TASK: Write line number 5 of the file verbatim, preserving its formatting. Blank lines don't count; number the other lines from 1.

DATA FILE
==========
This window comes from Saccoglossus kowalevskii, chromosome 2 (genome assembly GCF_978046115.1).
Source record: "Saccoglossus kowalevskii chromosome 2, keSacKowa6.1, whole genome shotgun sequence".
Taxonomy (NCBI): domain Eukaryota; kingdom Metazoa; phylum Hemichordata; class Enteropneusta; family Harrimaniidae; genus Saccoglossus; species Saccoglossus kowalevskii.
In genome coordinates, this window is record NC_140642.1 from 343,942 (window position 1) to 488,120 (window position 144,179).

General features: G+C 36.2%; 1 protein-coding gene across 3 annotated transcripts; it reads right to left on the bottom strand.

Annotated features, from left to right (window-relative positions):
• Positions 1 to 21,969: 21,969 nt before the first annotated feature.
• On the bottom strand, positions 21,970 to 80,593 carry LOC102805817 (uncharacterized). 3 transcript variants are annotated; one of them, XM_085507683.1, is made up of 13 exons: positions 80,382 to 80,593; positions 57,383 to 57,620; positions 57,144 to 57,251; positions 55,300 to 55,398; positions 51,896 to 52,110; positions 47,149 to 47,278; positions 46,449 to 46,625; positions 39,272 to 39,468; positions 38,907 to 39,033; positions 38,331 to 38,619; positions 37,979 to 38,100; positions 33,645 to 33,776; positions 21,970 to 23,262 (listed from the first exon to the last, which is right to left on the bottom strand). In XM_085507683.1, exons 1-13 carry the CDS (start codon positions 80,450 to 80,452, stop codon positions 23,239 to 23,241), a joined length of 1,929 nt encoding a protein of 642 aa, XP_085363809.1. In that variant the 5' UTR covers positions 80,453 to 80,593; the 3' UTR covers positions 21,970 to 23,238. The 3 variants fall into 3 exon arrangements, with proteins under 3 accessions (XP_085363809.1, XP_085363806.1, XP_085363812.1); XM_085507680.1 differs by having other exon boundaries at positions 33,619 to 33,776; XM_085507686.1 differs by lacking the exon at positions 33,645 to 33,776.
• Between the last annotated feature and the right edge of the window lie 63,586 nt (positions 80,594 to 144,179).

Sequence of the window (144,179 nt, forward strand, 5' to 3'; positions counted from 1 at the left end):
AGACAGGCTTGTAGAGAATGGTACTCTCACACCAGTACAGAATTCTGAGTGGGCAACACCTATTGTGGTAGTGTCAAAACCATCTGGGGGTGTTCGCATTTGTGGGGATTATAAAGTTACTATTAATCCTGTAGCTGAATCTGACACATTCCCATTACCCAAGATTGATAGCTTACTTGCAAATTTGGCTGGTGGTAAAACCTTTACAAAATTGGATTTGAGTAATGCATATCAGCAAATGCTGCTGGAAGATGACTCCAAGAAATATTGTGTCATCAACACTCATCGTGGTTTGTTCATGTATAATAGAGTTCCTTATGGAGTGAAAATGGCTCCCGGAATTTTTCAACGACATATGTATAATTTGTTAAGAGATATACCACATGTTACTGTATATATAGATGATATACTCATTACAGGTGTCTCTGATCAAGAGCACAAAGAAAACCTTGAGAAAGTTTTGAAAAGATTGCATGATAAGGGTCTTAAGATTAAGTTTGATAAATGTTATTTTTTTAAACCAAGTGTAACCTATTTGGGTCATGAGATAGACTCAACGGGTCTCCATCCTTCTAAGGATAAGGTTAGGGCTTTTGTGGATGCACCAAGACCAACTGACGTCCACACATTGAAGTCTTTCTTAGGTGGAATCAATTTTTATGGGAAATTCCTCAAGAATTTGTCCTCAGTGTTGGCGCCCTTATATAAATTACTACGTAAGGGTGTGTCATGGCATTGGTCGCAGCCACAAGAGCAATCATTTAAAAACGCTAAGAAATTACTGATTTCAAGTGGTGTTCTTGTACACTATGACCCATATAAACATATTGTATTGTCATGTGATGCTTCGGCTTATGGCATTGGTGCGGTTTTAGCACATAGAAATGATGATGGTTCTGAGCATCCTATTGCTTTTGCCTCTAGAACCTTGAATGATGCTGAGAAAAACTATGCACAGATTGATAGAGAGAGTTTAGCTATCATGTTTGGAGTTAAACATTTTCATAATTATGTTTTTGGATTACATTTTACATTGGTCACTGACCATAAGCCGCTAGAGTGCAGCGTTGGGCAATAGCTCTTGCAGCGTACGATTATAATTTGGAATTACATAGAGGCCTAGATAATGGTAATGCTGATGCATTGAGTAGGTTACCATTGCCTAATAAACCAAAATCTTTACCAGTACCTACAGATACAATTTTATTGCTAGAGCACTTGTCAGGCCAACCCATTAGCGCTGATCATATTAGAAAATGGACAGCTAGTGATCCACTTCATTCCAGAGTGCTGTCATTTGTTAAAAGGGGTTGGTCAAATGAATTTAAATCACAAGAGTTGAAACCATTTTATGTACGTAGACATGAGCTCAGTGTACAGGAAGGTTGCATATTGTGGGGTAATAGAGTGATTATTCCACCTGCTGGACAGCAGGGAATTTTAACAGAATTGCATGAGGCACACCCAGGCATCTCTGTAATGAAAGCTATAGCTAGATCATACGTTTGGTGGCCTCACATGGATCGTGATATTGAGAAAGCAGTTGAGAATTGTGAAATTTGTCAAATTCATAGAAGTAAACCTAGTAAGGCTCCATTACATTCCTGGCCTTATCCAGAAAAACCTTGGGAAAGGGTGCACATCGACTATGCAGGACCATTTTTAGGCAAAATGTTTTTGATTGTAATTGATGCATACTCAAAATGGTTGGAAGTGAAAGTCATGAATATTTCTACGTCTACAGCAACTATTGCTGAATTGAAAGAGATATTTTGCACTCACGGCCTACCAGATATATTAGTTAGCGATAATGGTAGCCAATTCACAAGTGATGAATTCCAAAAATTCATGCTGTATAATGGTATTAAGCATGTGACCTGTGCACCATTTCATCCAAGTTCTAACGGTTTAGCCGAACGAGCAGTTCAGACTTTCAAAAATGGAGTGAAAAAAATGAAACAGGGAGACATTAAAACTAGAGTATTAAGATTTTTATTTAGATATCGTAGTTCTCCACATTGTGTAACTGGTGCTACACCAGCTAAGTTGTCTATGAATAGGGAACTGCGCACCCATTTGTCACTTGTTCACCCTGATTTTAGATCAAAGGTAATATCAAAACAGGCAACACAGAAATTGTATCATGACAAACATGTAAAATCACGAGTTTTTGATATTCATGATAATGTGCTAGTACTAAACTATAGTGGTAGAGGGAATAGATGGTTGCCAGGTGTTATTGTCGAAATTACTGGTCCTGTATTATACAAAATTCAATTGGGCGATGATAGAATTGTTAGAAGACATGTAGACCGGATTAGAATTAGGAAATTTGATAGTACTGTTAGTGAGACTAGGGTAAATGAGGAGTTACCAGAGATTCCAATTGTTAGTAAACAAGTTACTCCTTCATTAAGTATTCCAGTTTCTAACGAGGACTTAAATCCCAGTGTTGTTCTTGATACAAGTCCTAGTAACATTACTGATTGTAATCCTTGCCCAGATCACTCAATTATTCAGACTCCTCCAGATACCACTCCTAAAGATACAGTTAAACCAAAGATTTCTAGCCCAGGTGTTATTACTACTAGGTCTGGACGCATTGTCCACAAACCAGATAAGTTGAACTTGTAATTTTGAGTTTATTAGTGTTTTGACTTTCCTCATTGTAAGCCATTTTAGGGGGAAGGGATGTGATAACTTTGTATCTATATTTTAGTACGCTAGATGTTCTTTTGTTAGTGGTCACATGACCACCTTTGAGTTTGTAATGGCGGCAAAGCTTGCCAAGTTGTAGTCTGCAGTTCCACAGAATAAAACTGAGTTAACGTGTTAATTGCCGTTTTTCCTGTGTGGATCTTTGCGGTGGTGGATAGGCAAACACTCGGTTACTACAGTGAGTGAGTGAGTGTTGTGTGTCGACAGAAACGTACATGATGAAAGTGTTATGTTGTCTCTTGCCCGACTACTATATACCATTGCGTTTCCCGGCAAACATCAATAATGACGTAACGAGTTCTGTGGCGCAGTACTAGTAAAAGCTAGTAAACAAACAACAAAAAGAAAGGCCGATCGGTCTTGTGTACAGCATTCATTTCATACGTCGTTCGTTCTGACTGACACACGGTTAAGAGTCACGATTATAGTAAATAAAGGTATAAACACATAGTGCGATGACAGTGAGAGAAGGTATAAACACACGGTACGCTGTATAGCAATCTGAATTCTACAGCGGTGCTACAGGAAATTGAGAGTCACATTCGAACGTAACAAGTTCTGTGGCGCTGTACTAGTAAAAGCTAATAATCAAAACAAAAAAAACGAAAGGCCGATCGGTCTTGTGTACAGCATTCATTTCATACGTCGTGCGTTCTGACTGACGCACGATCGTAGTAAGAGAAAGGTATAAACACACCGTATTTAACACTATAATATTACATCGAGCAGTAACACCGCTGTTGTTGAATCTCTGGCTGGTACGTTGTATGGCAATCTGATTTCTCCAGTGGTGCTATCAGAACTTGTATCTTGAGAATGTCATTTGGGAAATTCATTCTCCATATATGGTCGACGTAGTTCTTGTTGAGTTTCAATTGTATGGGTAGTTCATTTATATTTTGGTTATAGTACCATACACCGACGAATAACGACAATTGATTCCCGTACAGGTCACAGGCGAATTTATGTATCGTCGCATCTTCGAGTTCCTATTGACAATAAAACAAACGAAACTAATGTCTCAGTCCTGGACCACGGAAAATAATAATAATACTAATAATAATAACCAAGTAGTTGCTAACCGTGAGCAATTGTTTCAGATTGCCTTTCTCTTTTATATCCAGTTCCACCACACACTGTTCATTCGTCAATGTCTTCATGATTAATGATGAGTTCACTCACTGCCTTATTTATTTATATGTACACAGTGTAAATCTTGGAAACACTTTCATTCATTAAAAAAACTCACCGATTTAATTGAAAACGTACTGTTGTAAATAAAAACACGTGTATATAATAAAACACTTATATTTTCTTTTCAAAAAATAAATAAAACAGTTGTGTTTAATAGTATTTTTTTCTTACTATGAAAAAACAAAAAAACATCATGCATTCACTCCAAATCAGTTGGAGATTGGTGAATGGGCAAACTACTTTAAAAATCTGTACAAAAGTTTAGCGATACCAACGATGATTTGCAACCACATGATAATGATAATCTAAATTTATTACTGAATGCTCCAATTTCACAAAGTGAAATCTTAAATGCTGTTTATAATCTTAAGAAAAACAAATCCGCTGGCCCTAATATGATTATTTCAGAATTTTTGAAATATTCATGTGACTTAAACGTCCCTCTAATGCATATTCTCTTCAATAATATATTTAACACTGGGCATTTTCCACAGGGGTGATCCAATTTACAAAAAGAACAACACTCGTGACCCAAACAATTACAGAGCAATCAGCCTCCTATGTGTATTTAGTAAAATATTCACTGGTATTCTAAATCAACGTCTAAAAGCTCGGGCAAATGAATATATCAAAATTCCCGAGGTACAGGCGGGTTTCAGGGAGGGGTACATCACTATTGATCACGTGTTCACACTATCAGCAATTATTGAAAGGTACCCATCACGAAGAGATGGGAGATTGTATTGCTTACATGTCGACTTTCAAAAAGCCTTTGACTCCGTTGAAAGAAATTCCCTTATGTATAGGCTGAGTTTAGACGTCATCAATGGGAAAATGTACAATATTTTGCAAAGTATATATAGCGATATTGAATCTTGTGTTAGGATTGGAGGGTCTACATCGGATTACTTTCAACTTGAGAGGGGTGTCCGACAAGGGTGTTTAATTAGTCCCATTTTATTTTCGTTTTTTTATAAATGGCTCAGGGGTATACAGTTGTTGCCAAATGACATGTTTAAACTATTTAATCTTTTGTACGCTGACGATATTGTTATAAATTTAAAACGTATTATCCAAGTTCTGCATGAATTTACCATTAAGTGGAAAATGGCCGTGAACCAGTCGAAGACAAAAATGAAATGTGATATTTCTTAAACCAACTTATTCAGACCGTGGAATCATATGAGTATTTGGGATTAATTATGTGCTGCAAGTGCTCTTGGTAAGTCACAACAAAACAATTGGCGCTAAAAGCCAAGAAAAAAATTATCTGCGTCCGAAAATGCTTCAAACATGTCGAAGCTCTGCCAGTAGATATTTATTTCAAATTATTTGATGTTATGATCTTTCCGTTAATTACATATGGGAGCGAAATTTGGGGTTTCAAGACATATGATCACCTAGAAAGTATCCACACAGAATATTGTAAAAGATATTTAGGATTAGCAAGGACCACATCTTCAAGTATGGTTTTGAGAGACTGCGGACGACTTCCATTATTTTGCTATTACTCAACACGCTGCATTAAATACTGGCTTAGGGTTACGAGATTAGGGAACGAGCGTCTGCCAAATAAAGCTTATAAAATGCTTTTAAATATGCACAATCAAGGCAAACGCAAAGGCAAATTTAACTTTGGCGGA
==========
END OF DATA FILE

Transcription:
General features: G+C 36.2%; 1 protein-coding gene across 3 annotated transcripts; it reads right to left on the bottom strand.